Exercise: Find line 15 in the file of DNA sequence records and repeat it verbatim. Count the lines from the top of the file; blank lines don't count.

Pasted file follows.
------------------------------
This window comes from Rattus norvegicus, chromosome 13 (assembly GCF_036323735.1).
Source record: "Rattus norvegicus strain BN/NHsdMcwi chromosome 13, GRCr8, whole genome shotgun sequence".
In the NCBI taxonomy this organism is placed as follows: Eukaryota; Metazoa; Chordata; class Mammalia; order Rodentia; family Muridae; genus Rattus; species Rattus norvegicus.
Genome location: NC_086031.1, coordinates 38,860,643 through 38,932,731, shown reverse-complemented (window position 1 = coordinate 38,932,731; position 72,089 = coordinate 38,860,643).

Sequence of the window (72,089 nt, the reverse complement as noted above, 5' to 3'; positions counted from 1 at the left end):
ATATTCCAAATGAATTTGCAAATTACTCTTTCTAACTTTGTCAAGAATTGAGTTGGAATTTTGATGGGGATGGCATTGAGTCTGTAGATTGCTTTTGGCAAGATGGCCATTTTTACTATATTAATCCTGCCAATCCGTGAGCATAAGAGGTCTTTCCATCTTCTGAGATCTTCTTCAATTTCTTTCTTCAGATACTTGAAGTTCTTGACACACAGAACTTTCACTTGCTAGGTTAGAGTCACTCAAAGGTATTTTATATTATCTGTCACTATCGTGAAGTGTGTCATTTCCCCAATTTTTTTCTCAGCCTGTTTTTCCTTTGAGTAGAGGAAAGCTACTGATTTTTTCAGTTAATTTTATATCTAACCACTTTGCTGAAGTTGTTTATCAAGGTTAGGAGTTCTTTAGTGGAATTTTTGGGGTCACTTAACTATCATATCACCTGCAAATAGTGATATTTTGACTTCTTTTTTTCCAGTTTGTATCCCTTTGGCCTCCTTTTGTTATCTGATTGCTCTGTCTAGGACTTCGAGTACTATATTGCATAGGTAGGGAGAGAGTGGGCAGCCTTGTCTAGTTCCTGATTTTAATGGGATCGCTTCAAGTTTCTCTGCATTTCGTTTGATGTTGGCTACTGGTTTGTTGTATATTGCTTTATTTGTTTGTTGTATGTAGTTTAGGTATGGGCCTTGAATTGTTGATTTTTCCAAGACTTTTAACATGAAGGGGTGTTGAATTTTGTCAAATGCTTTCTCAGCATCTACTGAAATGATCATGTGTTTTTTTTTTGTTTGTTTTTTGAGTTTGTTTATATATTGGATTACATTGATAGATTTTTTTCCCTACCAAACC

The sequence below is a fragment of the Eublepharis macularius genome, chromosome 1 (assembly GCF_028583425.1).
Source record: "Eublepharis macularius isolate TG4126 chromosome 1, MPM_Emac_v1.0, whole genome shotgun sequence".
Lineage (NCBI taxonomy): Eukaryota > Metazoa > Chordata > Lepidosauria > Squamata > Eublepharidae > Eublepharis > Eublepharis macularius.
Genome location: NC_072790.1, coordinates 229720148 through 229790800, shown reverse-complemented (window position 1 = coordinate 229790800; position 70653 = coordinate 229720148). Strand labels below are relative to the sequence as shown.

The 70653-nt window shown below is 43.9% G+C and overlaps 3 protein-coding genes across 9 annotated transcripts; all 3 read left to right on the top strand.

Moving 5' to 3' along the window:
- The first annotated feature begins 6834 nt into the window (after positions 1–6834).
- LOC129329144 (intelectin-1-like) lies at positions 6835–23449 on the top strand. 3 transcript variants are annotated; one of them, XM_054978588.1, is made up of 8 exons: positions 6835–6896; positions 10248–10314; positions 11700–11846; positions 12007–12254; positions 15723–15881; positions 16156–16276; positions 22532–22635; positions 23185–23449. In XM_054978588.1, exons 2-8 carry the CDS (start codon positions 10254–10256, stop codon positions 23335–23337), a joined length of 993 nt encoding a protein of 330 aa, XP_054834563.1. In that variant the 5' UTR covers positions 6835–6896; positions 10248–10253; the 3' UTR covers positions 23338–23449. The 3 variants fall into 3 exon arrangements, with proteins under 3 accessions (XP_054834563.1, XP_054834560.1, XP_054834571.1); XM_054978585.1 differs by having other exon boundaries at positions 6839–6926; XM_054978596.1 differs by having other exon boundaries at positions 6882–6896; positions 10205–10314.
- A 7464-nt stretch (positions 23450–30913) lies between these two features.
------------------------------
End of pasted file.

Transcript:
- A 7464-nt stretch (positions 23450–30913) lies between these two features.